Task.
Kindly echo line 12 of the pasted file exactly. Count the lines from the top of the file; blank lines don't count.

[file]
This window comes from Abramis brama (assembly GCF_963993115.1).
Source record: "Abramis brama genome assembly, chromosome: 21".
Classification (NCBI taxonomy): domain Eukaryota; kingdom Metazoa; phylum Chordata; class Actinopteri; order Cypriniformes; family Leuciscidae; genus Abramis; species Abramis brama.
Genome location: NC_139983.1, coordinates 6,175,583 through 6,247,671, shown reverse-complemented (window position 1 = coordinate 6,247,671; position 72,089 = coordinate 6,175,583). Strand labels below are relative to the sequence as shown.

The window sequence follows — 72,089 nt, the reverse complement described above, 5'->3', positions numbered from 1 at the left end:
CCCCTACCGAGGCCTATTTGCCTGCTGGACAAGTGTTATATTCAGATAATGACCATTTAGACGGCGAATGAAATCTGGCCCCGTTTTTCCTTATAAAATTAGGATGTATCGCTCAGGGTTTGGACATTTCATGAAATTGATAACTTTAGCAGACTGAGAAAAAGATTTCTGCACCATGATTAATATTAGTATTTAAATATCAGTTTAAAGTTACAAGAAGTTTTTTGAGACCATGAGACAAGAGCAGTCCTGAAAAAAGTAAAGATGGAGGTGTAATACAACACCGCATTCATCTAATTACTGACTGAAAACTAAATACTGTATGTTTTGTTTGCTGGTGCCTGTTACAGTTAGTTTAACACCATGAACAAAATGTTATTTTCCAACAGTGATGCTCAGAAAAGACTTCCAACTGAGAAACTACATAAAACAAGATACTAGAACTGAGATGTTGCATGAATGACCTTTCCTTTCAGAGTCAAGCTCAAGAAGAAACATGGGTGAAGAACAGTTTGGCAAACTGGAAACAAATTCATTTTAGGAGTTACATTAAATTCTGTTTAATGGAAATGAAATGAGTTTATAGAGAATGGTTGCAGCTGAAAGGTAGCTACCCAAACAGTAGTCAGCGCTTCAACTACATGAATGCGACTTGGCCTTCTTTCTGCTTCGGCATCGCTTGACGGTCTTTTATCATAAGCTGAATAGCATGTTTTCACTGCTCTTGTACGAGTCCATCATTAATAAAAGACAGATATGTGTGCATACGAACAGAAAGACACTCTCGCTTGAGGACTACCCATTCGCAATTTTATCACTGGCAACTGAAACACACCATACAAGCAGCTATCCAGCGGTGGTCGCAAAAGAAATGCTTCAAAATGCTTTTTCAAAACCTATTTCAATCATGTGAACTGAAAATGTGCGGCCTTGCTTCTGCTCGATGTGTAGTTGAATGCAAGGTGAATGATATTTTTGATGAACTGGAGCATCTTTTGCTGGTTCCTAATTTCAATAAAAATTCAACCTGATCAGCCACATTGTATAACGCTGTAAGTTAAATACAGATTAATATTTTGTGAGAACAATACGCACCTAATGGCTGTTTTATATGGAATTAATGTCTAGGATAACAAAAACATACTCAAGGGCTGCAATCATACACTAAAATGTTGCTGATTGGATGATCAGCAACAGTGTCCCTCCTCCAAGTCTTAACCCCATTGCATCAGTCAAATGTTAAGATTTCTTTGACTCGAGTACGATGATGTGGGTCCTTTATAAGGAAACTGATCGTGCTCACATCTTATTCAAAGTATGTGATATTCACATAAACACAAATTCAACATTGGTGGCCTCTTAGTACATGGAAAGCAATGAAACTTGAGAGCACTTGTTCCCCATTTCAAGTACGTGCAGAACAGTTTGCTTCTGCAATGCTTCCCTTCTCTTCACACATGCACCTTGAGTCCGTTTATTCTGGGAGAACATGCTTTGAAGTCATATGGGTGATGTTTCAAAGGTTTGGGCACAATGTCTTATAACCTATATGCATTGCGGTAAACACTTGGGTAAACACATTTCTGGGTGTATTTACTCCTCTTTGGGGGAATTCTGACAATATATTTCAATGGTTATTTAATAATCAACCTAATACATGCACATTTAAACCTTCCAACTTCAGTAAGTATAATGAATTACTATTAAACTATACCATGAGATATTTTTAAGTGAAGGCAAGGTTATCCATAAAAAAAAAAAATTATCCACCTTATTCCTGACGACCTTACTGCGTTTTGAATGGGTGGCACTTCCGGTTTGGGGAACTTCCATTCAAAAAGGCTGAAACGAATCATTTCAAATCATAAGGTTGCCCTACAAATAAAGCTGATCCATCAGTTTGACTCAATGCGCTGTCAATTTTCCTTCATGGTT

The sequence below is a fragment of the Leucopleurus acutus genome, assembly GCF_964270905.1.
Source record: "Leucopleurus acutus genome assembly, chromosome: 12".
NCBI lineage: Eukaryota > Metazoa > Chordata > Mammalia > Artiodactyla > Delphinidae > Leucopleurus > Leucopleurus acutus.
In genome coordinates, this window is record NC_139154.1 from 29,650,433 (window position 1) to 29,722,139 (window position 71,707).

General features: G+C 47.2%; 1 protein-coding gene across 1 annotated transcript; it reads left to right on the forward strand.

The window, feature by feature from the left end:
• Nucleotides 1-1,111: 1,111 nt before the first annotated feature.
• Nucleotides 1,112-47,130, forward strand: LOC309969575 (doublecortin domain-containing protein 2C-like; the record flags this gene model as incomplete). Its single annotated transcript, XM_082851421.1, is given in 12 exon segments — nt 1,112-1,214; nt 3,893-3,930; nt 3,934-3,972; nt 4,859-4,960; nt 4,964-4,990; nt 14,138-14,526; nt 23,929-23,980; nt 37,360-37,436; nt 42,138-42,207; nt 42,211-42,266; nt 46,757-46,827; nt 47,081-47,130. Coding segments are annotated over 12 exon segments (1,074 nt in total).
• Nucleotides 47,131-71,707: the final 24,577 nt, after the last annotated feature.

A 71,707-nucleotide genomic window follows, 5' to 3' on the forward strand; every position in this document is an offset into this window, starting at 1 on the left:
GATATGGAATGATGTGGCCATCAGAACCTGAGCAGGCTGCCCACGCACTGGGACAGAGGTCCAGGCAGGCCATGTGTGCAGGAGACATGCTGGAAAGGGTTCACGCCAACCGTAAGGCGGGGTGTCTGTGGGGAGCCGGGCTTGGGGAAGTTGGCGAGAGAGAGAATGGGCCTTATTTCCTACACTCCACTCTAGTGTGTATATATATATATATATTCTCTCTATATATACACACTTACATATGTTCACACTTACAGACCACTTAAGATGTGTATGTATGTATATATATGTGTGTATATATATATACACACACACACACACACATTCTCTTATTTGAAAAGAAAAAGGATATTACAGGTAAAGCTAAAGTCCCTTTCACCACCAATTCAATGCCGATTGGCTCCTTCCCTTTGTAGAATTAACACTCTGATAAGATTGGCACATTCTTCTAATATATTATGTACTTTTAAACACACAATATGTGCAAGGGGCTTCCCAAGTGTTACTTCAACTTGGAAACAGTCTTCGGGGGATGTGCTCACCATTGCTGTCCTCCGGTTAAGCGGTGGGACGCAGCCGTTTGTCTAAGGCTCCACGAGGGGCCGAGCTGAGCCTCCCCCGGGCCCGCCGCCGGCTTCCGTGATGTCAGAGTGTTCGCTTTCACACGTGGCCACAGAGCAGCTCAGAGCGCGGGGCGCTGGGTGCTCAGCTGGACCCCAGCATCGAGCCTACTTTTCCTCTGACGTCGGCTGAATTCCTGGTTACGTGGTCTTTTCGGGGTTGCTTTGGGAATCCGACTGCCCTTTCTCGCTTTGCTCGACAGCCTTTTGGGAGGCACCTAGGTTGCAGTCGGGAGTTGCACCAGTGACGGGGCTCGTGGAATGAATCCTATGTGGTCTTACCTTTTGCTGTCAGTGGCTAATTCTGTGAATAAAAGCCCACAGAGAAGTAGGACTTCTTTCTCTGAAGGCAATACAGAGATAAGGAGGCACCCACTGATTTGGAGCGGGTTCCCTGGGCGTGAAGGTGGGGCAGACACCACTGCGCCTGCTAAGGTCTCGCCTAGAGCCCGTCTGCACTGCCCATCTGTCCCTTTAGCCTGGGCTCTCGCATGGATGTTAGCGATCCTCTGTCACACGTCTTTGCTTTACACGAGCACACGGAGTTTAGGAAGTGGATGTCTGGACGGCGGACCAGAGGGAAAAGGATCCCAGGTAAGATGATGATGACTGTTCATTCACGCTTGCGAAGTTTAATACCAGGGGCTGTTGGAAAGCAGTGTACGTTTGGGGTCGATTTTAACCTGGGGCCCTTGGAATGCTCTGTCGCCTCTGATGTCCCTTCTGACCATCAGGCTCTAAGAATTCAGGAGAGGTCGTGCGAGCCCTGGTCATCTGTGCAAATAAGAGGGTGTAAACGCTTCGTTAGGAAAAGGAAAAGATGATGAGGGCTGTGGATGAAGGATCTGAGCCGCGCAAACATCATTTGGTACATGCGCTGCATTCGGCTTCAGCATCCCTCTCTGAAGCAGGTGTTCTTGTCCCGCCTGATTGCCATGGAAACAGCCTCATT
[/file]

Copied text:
The window, feature by feature from the left end: